Editor's Letter: Celebrate the difference
- In Comment
- 12:13, 19 July 2019
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We are all different, aren’t we? As my German acquaintances like to remind me, German nationals tend to prefer using cash to credit cards. They also seem to be hotter on asserting privacy.
Surely you have at least once tried to use Google Street View to see a building in Frankfurt or Munich? It’s tricky. When Street View went live in 2010, 3% of German households exercised the right to have their homes blurred.
Certainly, differing cultural attitudes extend to shopping. In Germany, consumers have a long running love affair with bargain grocery stores but how is this playing out across the country nowadays? There is a fascinating answer to that in this issue of RetailWatch.
What is happening in Germany, however, is different to Sweden, Italy, France, the UK, Spain and Greece, indeed any European country. And, this issue certainly offers a shop window into how developers, retailers and operators are responding to the holy grail of giving consumers what they want.
That is the common denominator no matter which country we are talking about: You can see participants in retail property trying to be innovate in meeting customers’ wishes, from huge established brands and dominant shopping centres to small independents or start-ups.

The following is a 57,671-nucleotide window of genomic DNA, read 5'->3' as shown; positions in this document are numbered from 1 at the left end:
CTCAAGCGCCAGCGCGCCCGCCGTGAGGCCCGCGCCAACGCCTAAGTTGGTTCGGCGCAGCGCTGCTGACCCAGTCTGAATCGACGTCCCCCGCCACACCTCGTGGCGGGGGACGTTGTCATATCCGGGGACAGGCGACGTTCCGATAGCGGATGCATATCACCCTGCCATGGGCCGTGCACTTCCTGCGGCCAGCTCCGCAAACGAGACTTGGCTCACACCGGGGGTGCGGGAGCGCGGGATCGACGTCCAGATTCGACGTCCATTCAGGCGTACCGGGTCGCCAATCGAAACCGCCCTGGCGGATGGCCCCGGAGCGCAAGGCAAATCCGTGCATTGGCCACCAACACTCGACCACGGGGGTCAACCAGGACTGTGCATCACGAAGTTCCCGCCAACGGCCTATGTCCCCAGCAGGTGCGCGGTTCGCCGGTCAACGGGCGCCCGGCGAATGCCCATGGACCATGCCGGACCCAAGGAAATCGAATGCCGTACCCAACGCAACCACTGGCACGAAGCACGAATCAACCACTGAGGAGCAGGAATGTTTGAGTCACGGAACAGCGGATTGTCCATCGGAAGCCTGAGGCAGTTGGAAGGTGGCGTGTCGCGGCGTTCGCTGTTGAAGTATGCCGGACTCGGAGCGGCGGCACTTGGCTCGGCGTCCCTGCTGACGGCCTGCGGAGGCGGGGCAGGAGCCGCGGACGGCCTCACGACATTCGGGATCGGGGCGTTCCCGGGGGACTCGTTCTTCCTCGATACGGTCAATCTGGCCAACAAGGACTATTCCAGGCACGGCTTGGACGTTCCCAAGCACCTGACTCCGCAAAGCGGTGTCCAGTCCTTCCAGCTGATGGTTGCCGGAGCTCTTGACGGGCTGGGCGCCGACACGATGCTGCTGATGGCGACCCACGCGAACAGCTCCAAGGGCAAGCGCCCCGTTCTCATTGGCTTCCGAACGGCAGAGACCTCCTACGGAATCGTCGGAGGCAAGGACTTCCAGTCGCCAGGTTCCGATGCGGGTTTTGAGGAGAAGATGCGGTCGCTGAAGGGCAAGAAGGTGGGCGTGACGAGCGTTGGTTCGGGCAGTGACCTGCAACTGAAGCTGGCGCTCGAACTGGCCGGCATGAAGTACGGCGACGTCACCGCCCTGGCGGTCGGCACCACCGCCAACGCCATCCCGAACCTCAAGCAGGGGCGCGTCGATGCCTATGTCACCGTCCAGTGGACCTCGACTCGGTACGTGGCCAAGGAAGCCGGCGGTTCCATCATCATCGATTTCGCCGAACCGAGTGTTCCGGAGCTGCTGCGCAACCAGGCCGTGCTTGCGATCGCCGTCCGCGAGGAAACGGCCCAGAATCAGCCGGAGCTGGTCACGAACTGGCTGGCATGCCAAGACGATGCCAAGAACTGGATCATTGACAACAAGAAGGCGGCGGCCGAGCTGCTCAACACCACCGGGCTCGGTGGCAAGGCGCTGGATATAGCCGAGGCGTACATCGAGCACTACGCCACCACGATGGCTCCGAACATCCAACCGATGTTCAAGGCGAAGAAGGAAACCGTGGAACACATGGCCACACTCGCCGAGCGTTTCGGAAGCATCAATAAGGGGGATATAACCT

Our partners in this issue each have their own unique story to tell, so be sure to check out each and every feature contributed by Atrium European Real Estate, Neinver, Redevco, SES and Sonae Sierra.
To a certain extent, retail is allowing for trial and error and incubators. The market sees a ‘test bed’ approach to being successful in such transient times. And unusual crossovers are occurring. In his cover story, Anthony O’Connor mentions McKinsey, yes, the global consultancy firm, and how it is has opened a 5,000 sq ft store in the Mall of America, Minneapolis where Abercrombie & Fitch used to be.
He also mentions Decology’s spatial technology that helps furniture retailers sell their wares. This is surely giving early adopters an edge as customers want an alternative to the age-old method of human guess-work visualisation of a sofa looking good in your home which comes with a 5% success rate speaking from personal experience.
In Camden, central north London, Israeli billionaire Teddy Sagi’s investment firm is refurbishing 580,000 sq ft of mixed use with new leasing structures to encourage independents. In Sweden, AMF Fastigheter has its own version to serve Swedes. John Lewis JLABS is working with all sorts of creators.
Industrial property is also now playing a huge part in the ecosystem as ecommerce and last mile come to the fore. All this and more are present in this magazine.
We hope you enjoy delving into it.